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A pain in the neck: diagnosing and treating neck and back pain (Proceedings)
Neck and back pain are common presenting complaints in veterinary medicine and occur in animals with a variety of signalments. Animals may present with a chronic history of lower-grade discomfort, although acute presentations of moderate to severe pain are common and extremely distressing to owner and pet alike.
Neck and back pain are common presenting complaints in veterinary medicine and occur in animals with a variety of signalments. Animals may present with a chronic history of lower-grade discomfort, although acute presentations of moderate to severe pain are common and extremely distressing to owner and pet alike. Pain may originate from a variety of locations associated with the spine, including vertebrae, nerve roots, meninges and possibly the intervertebral disk. A variety of etiologies are possible, although most patients fit within "the big 5" causes listed below.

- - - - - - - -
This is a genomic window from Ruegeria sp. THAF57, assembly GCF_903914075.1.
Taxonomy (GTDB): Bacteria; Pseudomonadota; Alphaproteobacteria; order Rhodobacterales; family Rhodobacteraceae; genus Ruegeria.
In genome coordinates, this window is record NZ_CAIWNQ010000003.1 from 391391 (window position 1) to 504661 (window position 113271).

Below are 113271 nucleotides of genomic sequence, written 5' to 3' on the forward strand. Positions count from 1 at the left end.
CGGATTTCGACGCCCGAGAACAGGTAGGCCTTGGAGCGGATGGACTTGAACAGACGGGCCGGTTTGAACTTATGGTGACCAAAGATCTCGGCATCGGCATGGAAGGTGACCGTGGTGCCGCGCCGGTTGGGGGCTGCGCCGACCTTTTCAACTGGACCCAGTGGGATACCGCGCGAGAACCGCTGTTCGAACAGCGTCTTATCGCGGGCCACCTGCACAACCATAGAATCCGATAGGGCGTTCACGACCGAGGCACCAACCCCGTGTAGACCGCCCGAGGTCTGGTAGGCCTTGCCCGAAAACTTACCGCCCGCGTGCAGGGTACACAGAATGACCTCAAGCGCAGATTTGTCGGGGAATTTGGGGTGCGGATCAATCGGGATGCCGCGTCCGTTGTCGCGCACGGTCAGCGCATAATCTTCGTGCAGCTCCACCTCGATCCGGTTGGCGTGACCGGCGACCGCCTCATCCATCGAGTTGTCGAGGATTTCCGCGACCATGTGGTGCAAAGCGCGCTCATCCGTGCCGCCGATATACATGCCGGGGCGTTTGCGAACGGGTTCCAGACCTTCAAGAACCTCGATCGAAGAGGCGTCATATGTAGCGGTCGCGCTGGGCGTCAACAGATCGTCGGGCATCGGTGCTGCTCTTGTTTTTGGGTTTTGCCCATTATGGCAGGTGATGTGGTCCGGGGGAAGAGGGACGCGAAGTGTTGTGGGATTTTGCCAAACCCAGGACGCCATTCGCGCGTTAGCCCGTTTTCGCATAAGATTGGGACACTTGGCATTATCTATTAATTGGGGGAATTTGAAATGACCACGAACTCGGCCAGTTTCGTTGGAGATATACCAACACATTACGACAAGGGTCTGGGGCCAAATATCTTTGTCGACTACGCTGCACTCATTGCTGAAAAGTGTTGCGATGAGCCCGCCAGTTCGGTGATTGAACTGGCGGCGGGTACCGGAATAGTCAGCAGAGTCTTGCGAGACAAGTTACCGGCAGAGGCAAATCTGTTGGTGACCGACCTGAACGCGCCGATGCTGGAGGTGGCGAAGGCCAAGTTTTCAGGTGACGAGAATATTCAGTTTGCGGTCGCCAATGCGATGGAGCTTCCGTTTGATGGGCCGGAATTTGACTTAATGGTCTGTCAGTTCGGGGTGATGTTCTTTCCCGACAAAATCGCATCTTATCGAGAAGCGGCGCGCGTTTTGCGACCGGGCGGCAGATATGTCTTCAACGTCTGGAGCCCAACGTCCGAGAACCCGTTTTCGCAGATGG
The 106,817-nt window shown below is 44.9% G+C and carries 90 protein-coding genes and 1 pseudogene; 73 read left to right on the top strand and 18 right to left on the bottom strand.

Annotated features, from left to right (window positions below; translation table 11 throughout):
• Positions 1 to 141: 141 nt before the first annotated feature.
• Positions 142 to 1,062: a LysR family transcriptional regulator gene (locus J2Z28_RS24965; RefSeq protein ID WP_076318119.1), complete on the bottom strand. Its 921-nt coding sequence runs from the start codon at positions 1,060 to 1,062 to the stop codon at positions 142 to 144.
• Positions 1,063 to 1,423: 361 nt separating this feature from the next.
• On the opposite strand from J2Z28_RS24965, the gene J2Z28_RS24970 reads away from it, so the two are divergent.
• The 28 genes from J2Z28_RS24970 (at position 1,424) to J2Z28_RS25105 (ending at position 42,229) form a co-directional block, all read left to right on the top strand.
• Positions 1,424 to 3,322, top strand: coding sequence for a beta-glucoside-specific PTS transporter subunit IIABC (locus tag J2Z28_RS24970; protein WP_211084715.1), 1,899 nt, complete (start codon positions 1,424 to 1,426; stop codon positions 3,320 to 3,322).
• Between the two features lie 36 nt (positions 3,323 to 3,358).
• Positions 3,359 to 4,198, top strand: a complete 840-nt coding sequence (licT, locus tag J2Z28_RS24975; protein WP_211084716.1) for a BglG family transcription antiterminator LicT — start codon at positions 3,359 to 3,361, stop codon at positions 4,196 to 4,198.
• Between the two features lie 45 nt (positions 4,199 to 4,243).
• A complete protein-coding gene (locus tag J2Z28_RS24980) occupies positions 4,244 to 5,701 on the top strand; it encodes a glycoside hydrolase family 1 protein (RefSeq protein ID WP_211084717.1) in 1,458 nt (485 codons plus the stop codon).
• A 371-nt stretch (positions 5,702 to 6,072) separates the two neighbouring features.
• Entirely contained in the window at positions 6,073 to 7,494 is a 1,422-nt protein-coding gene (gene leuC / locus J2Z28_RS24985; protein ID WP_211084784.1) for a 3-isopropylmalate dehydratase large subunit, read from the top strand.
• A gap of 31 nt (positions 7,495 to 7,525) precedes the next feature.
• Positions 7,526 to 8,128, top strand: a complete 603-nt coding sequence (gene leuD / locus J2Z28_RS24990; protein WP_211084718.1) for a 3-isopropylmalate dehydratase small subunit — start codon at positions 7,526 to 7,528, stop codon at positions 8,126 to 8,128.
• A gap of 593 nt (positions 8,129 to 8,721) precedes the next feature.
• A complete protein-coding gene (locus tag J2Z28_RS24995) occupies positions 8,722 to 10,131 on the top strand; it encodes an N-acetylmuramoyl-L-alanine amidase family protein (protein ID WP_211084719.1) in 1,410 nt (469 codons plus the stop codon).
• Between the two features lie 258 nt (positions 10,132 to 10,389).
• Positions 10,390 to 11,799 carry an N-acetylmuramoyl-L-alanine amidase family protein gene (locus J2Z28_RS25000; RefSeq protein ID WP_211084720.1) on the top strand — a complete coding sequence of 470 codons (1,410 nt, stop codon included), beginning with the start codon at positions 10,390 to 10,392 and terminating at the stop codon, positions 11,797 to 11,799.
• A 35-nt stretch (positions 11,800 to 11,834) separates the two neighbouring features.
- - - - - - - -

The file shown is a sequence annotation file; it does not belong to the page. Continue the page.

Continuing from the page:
Neck and back pain – the big five
1. Intervertebral disk disease (IVDD)
Neck and back pain – other etiologies
1. Lumbosacral disease (LSD)
2. Caudal cervical spondylomyelopathy (CCSM, "Wobbler's" syndrome)
3. Atlantoaxial subluxation (AAS)
4. Caudal occipital malformation syndrome (COMS, "Chiari-like" malformation)
5. Space-occupying intracranial disease (e.g., Brain tumor)
6. Spondylosis deformans (rare cause of neck/back pain)
7. Polyarthritis (rare cause of neck/back pain)
8. Polymyositis (rare cause of neck/back pain)
Diagnostic considerations for patients with spinal pain